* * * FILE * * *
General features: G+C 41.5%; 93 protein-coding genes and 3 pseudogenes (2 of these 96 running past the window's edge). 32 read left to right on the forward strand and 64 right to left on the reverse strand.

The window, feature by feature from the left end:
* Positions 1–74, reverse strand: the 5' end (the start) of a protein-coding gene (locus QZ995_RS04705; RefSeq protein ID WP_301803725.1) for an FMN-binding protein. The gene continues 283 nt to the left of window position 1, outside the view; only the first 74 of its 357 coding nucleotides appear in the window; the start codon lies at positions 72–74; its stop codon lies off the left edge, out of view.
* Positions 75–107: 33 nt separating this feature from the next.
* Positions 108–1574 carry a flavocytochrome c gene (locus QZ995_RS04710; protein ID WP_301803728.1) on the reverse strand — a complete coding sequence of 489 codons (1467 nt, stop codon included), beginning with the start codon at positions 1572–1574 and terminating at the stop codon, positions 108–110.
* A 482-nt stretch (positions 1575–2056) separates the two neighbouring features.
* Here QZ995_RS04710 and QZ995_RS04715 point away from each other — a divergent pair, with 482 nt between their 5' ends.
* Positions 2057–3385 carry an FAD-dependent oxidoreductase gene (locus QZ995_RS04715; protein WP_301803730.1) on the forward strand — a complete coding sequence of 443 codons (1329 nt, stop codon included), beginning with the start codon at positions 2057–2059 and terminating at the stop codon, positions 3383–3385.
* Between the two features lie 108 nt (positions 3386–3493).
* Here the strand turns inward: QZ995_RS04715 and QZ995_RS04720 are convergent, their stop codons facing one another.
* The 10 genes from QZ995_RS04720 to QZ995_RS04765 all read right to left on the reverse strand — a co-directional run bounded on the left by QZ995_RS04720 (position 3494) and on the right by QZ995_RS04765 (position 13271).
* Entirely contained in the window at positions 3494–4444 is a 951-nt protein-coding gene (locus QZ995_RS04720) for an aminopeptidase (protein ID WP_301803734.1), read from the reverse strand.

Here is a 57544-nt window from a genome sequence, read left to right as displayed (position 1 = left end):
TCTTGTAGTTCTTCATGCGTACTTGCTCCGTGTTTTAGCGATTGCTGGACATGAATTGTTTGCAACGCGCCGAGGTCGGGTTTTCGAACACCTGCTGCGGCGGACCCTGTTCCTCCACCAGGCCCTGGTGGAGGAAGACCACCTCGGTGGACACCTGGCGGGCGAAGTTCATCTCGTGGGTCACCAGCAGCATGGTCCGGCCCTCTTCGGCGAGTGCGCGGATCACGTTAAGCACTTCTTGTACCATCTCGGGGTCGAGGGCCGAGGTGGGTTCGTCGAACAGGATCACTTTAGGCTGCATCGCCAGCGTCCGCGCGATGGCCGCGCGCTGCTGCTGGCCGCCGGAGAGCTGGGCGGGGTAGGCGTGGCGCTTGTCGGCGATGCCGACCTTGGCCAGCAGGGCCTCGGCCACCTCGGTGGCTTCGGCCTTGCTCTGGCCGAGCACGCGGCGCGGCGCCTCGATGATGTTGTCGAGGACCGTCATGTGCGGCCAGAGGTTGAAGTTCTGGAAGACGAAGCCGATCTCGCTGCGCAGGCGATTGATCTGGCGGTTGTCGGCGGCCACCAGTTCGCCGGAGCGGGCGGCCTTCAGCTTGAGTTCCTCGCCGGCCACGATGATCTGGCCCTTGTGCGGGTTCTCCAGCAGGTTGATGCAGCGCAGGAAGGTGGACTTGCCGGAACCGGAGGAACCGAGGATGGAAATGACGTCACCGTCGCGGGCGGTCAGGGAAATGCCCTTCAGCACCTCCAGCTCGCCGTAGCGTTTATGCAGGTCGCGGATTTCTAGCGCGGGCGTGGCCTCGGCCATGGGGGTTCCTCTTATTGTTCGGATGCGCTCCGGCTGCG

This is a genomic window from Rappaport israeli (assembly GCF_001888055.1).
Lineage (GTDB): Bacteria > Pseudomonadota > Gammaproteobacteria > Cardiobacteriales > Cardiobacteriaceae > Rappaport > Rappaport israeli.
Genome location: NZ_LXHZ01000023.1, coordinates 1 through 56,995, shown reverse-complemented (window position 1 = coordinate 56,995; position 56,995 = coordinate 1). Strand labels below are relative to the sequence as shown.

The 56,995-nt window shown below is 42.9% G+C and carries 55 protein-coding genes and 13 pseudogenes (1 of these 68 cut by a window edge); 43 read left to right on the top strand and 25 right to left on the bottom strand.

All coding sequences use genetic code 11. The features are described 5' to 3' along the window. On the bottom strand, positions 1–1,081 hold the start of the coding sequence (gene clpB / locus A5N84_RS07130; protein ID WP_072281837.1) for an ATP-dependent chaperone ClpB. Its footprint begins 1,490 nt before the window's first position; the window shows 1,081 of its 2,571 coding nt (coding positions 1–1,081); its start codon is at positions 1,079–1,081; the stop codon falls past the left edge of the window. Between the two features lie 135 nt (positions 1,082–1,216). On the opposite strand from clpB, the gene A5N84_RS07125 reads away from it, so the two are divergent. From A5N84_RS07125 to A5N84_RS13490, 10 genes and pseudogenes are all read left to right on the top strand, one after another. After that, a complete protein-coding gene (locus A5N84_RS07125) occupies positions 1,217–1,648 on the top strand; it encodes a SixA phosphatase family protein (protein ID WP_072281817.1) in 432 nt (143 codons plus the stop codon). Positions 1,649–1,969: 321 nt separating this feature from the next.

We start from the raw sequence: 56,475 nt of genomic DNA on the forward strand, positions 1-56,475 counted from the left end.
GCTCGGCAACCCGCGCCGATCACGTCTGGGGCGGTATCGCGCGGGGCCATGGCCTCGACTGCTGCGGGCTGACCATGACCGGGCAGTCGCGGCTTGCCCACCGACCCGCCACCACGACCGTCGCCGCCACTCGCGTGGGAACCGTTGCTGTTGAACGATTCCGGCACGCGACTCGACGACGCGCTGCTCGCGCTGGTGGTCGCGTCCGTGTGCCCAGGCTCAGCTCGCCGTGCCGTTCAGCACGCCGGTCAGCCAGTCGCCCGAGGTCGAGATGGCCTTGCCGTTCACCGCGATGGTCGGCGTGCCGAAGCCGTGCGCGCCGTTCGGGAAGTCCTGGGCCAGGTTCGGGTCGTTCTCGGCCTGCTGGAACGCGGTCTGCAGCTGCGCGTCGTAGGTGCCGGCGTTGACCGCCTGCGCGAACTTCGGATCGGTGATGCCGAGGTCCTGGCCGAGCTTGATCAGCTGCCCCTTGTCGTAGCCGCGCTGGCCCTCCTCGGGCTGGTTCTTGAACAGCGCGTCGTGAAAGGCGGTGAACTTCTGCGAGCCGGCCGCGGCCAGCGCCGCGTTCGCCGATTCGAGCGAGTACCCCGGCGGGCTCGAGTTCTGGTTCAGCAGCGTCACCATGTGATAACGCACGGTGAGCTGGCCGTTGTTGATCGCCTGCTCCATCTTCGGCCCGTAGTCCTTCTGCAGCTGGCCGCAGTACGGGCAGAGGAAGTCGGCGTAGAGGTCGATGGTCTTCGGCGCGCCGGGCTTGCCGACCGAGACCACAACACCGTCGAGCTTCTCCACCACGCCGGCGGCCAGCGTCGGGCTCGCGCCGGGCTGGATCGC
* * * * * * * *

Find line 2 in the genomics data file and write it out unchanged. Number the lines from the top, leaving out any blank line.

The window, feature by feature from the left end: